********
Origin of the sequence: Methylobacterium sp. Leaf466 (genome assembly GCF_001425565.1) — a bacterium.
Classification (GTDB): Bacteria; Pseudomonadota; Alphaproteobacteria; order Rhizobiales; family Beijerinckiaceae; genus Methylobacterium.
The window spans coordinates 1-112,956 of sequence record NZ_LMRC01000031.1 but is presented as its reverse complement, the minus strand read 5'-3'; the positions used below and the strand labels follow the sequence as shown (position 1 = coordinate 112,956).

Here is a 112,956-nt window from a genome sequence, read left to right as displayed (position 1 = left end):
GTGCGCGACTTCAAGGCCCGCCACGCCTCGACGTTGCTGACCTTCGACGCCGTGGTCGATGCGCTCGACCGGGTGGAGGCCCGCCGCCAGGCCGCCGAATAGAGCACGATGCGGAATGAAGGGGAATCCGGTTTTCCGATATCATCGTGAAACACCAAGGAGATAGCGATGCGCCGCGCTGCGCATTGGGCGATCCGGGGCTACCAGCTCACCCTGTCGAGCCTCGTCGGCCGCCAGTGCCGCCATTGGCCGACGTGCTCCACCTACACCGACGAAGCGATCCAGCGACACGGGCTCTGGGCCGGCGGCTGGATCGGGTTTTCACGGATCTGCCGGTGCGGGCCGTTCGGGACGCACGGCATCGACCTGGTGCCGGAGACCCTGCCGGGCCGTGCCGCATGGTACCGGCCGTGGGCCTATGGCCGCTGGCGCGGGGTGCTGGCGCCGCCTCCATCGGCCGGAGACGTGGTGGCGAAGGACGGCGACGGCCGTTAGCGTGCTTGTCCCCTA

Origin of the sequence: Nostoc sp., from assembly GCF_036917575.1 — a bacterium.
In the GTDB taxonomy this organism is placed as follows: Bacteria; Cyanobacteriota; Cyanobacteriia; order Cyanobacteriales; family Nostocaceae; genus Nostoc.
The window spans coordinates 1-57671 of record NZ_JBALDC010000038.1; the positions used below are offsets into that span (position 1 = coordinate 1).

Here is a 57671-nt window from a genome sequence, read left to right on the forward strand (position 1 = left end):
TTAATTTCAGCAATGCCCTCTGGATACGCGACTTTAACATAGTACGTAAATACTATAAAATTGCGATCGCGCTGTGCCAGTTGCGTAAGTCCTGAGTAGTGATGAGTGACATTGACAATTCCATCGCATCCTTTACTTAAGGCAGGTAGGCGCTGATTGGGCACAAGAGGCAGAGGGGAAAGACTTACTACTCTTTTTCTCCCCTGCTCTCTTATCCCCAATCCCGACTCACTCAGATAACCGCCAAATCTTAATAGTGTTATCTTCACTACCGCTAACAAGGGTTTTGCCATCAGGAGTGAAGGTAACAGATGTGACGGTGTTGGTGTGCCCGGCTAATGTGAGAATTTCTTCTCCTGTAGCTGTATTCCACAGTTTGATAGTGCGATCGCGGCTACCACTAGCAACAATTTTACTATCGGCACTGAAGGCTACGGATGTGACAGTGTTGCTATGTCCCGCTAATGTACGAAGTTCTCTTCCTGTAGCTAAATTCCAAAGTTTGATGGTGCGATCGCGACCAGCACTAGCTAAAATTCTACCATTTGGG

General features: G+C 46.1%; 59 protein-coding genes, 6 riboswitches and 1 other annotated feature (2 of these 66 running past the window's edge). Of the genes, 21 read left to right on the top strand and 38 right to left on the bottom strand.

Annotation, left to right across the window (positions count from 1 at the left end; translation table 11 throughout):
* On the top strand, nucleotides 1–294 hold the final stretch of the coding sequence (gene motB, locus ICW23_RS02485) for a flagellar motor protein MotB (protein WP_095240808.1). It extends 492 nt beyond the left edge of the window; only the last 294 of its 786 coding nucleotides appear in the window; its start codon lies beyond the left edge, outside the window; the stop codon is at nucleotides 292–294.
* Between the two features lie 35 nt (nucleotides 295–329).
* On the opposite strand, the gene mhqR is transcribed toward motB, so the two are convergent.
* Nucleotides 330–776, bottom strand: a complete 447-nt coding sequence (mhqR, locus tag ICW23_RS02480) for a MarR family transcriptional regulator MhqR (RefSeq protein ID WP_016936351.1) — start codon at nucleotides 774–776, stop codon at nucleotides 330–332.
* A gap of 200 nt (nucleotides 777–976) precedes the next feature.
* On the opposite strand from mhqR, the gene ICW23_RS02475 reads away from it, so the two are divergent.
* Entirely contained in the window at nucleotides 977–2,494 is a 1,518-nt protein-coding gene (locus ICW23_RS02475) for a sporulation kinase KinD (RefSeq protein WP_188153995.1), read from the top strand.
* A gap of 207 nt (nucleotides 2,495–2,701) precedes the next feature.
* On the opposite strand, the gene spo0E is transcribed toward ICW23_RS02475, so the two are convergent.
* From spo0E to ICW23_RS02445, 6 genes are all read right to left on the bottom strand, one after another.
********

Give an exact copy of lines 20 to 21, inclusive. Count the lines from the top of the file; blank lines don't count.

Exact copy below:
* A gap of 207 nt (nucleotides 2,495–2,701) precedes the next feature.
* On the opposite strand, the gene spo0E is transcribed toward ICW23_RS02475, so the two are convergent.